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WLAN White Papers & Other In Depth Wi-Fi Documentation Needed

Hello:

        I want to apologize in advance for length of the following  request but these issues have been driving me crazy for some time now  and I finally decided to seek help. :-)   I like to fully understand  technical challenges and by that I mean in great depth.   I am looking  for help in the four areas listed below.   Most of these are covered  superficially in Datasheets and User Manuals but never in depth.  I am  looking for technical app notes, white papers or other engineering  documents, such as in depth WLAN design, architecture, deployment  techniques, advanced guidelines and trouble shooting. Documents that  address these issues in great detail and with practical examples and  illustrations.  I am hoping that someone on this Forum can help me find  his information.  I have been searching the "Net" for answers but most  of what I find is superficial or at best wanting for real detail and  practical explanations.

  • Wi-Fi Routers / APs / Extenders / Repeaters
    • The effects of "wireless networking transmission methods such as  "a", "b", "g", "n" & "ac" on network throughput?  My understanding  is that the speed (throughput / upload /download) of a Wi-Fi AP is  determined by the slowest user connection to that AP.  That being said  then a 802.11b user will pull down the throughput of a 802.11g/n/ or /ac  AP to 10 Mbps or less and it remain that way until that user breaks his  connection to that AP (assuming that he is the only "b" user on that  AP). I would like to find a "technical document" that explains in detail why this happens and why it is necessary, this where I need your help.  This phenomenon does not happen with Ethernet Routers and hardwired LANs, why is it necessary with Wi-Fi?

  • On an AP with dual radios, using one for "Receive" and one for  "Transmit" actual speed up Wi-Fi throughput, and if so by how much? 

  • On APs that have the ability to support two (or more) antennas  can one be an Omnidirectional and the other be Directional, or do they  both have to be the same and if so why?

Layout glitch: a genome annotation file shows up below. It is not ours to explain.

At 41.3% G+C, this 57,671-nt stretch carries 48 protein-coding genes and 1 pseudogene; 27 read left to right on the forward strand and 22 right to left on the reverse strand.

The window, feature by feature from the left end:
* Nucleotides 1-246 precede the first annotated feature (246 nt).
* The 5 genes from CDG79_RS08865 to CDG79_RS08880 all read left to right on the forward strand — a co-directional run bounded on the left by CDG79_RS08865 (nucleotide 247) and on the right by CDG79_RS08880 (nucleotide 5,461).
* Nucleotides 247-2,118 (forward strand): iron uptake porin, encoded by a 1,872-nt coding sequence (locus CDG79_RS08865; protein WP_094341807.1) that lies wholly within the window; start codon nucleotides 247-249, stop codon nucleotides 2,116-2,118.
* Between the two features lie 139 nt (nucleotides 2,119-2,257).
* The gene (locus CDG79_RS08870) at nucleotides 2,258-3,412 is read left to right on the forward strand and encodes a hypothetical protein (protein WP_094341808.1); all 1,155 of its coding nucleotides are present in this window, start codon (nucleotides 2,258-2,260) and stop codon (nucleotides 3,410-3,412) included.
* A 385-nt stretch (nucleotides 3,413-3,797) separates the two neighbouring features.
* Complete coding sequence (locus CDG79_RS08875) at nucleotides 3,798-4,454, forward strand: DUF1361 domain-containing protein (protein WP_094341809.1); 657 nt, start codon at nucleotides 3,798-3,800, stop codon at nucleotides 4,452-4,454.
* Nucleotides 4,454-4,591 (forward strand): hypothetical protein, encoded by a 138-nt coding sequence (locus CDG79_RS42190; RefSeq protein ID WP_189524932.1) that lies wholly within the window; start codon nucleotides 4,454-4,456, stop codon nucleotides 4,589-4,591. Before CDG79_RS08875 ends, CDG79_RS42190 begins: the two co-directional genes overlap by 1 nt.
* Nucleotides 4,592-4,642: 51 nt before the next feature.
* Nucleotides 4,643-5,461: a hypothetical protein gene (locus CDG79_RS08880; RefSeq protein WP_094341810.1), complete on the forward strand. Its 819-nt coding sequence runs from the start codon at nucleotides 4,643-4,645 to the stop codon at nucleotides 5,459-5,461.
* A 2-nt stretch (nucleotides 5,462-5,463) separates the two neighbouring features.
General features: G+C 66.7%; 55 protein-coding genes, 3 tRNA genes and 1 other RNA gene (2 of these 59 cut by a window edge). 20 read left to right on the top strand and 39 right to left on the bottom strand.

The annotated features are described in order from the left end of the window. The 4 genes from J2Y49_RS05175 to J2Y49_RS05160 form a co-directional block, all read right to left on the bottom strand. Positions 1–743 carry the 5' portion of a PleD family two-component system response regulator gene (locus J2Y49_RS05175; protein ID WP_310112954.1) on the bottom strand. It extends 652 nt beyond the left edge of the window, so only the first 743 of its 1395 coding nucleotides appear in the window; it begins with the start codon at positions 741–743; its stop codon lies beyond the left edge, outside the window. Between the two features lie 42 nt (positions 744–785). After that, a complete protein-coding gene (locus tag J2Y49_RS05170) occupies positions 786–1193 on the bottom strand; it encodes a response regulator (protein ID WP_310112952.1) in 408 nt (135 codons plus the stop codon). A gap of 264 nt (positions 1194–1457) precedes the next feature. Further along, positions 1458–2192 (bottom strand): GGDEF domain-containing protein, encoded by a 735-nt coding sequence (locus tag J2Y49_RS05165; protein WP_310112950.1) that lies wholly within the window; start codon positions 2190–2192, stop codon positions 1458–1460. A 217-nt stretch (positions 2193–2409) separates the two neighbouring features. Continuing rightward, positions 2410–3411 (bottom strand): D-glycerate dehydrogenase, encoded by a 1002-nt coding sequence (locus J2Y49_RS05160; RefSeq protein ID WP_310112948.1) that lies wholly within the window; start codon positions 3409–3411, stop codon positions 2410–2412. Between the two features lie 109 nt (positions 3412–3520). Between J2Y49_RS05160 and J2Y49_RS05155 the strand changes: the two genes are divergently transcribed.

• Wi-Fi Cards or Adapters
    • Understanding  OS Wi-Fi Adapter Advanced Settings;  "/Configure/Advanced". My notebook wireless card is an Intel 802.11n  card. Under the advanced settings it clearly shows that 802.11n mode is  enabled and then at the bottom of the list of are three options; /b, /g,  /bg,  but no "/n" option, this is a bit confusing.  The assumption here  is that the card selects the highest speed available from the AP but is that necessarily true?  I have seen some adapter though rated a "n" capable the connect to the network a "g" and sometimes at "b" speeds even though the signal strength to the AP is "Five Bars", what would cause this besides a poorly designed adapter?

  • Antennas
    • Polarization:  I am looking for 3D diagrams of antenna patterns  (lobes) that clearly show what Vertical and Horizontal Polarization look  like and their effects and effectiveness, and ones that show what  happen when an AP polarizes the antenna(s) with both vertical and  horizontal on the same antenna. Additionally, how are the lobes/patterns  changed by placing two or more antenna in close proximity on a multiple  antenna AP or a an AP with multiple radio and multiple antennas?

  • Signal Stability:  I have noticed on several 2.4xx Hz WLANs that  signal strength on most if not all the APs can vary greatly from moment  to moment sometimes as great as -20dBm to -30dBM (ie... the signal  varies from -50dBm to -80dBM), for no apparent reason.  i have not been  able to run a spectrum analyzer on the APs as yet but I have seen this  in open areas which are close to other APs, or obvious sources of  2.4xxGHz interference, nor multipath, nor trees or other structures in  the area.  This obviously reeks havoc with Wi-Fi connectivity and  throughput.   Has anyone else seen this and what did you find as the  root cause?

  • Using two antennas, one for "Receive" and one for "Transmit":
    • Does this configuration have any true useful benefit, such as faster throughput, etc...?

Thank you in advance for your time and consideration, your help is truly appreciated!

Doug

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